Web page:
Ra - review Hot

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raApologies for this week - for the first time in a very long time indeed I've failed to file something new. Been a busy week, and I've been somewhat lacking in inspiration - poor excuses but the truth. So instead I've hauled something out of the archives for you to enjoy: I've been playing Ra quite a bit recently both at my work lunctime gaming club and on my new iPad so I thought I'd dig out my review of the game, do some edits to reflect my current opinion, and stick it up. Here is it - hopefully some new material next Monday

Ra is a classic auction game with a wafer-thin ancient Egyptian theme. In fact I think it’s entirely safe to say that it could probably be re-themed along almost any line you care to think of. Come to think of it it’s probably worth mentioning that the auction mechanics it employs are pretty atypical as well, but that’s getting ahead of myself. It seems to me that Ra is one of the most universally popular games around – serious dislike or criticisms seem to be rare. So I thought it’d be worth looking at why the game has such wide appeal.

Ra Ra Skirt

As always, I start with a caveat. Don’t take my potted summary of the rules as your only guide to the game – rules are freely available on the net so go read them instead. In fact, better still download the excellent freeware version of the game with with AI and play it to get a feel for what’s going on. Or you can play the clunky-but-entertaining iPad version or get yourself on to BSW and play it there - it has one of the better interfaces on that notoriously unusable site.

The game is played in a series of three epochs. At the start of each epoch players find themselves with a number of suns (three of four, depending on number of players) of differing value – these are the currency of the game which one bids during the auction. What you’re bidding for are tiles, and different single tiles and combinations of tiles are worth different amounts of points. At the end of each epoch is a scoring round and after the third epoch the three scores are tallied into a total – highest wins.

On each players turn they have a choice – they can either pick a tile from the bag or call Ra. If they pick a tile then it’s added to what’s called the block, which is the ongoing stack of tiles available for auction. One of the tiles, the Ra tile, is equivalent to calling Ra if it’s drawn from the bag – it effectively decides your action for you. If Ra is called either by choice or by tile then an auction starts – the player next to the calling player can choose to bid a sun of a given value or pass, the next player must then bid a higher value sun or pass and so on, with the calling player having the advantage of bidding last. That’s why it’s not a classical auction – because each player only gets to bid once.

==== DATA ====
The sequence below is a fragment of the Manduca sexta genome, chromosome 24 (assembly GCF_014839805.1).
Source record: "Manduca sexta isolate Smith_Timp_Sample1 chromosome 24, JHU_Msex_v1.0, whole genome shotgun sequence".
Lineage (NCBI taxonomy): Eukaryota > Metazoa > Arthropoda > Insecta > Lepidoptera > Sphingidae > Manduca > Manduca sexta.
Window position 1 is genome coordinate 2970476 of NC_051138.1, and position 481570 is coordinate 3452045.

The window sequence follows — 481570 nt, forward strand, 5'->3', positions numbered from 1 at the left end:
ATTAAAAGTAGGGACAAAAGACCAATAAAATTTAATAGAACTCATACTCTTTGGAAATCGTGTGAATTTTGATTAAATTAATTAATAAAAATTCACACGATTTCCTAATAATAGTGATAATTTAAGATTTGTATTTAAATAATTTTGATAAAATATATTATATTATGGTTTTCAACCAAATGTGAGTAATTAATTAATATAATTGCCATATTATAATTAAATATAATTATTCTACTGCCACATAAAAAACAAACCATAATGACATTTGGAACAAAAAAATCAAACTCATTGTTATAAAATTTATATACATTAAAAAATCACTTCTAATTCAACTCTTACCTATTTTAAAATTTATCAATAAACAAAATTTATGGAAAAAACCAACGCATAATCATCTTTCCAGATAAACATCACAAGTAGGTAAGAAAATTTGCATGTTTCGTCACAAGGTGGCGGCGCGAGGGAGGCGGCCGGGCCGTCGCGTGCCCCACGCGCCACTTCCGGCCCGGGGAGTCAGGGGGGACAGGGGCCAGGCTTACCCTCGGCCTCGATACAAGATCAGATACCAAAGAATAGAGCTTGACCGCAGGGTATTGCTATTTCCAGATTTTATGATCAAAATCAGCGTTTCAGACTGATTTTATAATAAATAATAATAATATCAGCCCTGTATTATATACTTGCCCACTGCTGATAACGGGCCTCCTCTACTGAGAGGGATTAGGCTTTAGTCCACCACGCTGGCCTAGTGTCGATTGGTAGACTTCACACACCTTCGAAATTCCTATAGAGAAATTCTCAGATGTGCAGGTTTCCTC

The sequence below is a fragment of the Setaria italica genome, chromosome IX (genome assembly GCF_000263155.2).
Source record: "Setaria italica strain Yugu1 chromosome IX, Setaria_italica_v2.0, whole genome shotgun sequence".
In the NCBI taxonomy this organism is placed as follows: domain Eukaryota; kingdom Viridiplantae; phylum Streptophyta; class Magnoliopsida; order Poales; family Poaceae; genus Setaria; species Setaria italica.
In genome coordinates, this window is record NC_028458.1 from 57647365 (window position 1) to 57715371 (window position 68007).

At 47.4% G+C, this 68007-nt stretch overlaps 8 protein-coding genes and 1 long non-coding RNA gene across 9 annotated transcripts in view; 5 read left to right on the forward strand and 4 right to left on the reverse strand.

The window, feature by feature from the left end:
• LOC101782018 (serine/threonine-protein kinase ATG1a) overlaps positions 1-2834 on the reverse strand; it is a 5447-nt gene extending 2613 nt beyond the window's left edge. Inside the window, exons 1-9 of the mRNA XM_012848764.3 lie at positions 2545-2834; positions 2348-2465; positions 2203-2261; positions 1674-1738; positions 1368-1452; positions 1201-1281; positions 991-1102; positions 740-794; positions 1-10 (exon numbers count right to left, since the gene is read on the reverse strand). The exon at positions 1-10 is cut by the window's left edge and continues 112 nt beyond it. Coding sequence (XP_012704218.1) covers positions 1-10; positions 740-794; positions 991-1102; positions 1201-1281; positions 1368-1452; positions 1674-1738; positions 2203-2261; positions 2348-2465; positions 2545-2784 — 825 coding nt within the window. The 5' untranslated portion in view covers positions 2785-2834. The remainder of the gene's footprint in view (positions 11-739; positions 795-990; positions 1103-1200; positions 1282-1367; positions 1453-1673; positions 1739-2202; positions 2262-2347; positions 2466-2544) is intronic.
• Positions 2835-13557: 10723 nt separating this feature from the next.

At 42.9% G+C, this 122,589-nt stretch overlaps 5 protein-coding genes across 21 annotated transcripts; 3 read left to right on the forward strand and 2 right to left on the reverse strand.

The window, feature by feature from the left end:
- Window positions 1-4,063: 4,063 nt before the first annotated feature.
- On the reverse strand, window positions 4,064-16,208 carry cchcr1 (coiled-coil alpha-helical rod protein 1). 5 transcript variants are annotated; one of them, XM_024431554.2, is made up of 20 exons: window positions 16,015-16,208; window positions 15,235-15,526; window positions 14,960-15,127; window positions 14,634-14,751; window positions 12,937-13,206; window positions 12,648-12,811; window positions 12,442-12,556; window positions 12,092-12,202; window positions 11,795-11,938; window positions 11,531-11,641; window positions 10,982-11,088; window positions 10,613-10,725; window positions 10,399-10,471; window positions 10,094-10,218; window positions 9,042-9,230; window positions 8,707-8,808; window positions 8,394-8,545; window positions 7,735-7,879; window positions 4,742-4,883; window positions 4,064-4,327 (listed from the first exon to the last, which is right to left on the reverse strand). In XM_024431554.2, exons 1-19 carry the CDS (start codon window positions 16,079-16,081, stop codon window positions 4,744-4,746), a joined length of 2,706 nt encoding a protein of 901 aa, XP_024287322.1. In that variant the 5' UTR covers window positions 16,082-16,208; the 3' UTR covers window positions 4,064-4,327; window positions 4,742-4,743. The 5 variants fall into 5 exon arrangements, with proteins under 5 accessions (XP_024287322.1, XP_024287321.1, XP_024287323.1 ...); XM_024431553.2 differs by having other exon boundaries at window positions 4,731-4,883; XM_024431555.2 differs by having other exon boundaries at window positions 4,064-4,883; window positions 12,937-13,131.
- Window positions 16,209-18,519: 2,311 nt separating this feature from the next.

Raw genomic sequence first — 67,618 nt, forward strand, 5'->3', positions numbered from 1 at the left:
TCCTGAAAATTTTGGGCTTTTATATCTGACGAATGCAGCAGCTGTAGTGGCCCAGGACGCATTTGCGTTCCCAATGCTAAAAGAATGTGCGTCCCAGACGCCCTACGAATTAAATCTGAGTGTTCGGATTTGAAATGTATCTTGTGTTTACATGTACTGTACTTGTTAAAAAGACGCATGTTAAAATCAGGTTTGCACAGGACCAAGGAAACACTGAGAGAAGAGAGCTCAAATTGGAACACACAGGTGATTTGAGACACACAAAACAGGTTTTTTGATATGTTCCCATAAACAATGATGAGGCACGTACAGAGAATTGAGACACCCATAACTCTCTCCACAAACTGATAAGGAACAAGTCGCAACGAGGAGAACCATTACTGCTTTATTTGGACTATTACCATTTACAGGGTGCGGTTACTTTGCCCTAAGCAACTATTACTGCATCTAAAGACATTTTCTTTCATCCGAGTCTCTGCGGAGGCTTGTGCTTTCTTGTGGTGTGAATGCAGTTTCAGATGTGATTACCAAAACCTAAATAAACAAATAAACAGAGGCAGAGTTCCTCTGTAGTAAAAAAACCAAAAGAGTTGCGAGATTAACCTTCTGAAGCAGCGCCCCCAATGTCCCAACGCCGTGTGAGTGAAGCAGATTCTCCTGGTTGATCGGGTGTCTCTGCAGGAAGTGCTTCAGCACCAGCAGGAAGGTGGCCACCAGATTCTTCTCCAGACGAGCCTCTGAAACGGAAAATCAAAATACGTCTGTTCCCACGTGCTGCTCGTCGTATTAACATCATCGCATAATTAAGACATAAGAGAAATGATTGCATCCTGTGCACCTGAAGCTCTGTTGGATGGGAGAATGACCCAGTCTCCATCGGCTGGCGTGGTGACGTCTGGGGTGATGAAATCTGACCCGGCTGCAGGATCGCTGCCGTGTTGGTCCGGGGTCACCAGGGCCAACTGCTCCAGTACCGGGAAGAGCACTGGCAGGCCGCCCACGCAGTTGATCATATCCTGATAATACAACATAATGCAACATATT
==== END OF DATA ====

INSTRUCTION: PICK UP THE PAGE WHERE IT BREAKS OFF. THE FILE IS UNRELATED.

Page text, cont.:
Once a certain number of Ra tiles have been drawn in a given epoch that epoch ends immediately – tiles currently on the block are discarded and anyone with suns left doesn’t get to use them. Then it’s scoring time. The scoring system is somewhat Byzantine and too complex to reproduce here but I must take time to explain that the value of tiles breaks down in a variety of different ways. Some tiles – a minority - are worth fixed amounts. The value of others is dependent on how many tiles of other types you’ve managed to collect. A third category has values dependent on how many tiles of certain types other players have managed to collect. The “value” of these relative tiles can sometimes be negative – i.e. the game punishes you for not having collected enough and there are some outright negative tiles called disasters, although the deleterious effects of these are applied as soon as you’re unfortunate enough to pick one up. Some tiles you get to keep between epochs, some must be discarded – and this all adds to the scoring strategy.

Ra Ra Rasputin

That scoring system is both the genius and the bane of Ra. It’s a bane because without it, Ra would be an absolute shoe-in for the best ever gateway game – it’s more interesting than Ticket to Ride and easier and faster than Settlers – but most non-gamers are going to struggle with the variety of scoring rules for the first few games. It’s genius because it’s at the heart of what gives Ra it’s wide appeal – this is a maths based game in which a mathematical approach to strategy is near impossible.